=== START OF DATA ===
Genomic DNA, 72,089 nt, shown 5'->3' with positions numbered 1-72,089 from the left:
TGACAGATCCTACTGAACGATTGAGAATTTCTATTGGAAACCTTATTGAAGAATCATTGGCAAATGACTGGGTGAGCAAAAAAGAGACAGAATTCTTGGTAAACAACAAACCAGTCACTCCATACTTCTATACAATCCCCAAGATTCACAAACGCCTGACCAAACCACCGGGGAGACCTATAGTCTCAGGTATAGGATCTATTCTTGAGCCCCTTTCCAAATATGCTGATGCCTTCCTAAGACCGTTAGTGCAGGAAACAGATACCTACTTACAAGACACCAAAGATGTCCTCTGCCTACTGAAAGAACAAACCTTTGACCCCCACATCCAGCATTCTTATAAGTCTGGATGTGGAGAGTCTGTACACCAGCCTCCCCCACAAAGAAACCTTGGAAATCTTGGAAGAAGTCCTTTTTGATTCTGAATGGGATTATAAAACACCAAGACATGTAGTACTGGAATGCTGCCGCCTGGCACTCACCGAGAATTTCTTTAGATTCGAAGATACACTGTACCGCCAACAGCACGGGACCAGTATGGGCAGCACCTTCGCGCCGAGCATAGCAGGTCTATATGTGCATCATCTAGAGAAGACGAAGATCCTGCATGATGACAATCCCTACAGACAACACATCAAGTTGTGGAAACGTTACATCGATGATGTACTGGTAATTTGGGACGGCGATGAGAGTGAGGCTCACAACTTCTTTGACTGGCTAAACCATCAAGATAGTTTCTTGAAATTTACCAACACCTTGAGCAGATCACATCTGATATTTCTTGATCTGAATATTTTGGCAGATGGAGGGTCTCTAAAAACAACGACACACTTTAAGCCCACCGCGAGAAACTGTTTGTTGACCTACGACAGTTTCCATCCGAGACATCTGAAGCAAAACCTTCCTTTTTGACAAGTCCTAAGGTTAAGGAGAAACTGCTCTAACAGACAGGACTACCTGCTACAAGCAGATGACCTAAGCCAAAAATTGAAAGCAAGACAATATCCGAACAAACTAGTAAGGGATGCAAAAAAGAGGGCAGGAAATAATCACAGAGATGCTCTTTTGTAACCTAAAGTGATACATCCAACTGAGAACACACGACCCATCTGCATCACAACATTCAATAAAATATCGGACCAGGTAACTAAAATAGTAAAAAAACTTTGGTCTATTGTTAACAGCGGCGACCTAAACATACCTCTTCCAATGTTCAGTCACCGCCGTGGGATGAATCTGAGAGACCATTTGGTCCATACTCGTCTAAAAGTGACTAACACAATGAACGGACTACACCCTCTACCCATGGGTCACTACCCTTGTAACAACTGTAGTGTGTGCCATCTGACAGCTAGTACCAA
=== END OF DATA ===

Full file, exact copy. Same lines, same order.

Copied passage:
Genomic DNA, 72,089 nt, shown 5'->3' with positions numbered 1-72,089 from the left:
TGACAGATCCTACTGAACGATTGAGAATTTCTATTGGAAACCTTATTGAAGAATCATTGGCAAATGACTGGGTGAGCAAAAAAGAGACAGAATTCTTGGTAAACAACAAACCAGTCACTCCATACTTCTATACAATCCCCAAGATTCACAAACGCCTGACCAAACCACCGGGGAGACCTATAGTCTCAGGTATAGGATCTATTCTTGAGCCCCTTTCCAAATATGCTGATGCCTTCCTAAGACCGTTAGTGCAGGAAACAGATACCTACTTACAAGACACCAAAGATGTCCTCTGCCTACTGAAAGAACAAACCTTTGACCCCCACATCCAGCATTCTTATAAGTCTGGATGTGGAGAGTCTGTACACCAGCCTCCCCCACAAAGAAACCTTGGAAATCTTGGAAGAAGTCCTTTTTGATTCTGAATGGGATTATAAAACACCAAGACATGTAGTACTGGAATGCTGCCGCCTGGCACTCACCGAGAATTTCTTTAGATTCGAAGATACACTGTACCGCCAACAGCACGGGACCAGTATGGGCAGCACCTTCGCGCCGAGCATAGCAGGTCTATATGTGCATCATCTAGAGAAGACGAAGATCCTGCATGATGACAATCCCTACAGACAACACATCAAGTTGTGGAAACGTTACATCGATGATGTACTGGTAATTTGGGACGGCGATGAGAGTGAGGCTCACAACTTCTTTGACTGGCTAAACCATCAAGATAGTTTCTTGAAATTTACCAACACCTTGAGCAGATCACATCTGATATTTCTTGATCTGAATATTTTGGCAGATGGAGGGTCTCTAAAAACAACGACACACTTTAAGCCCACCGCGAGAAACTGTTTGTTGACCTACGACAGTTTCCATCCGAGACATCTGAAGCAAAACCTTCCTTTTTGACAAGTCCTAAGGTTAAGGAGAAACTGCTCTAACAGACAGGACTACCTGCTACAAGCAGATGACCTAAGCCAAAAATTGAAAGCAAGACAATATCCGAACAAACTAGTAAGGGATGCAAAAAAGAGGGCAGGAAATAATCACAGAGATGCTCTTTTGTAACCTAAAGTGATACATCCAACTGAGAACACACGACCCATCTGCATCACAACATTCAATAAAATATCGGACCAGGTAACTAAAATAGTAAAAAAACTTTGGTCTATTGTTAACAGCGGCGACCTAAACATACCTCTTCCAATGTTCAGTCACCGCCGTGGGATGAATCTGAGAGACCATTTGGTCCATACTCGTCTAAAAGTGACTAACACAATGAACGGACTACACCCTCTACCCATGGGTCACTACCCTTGTAACAACTGTAGTGTGTGCCATCTGACAGCTAGTACCAA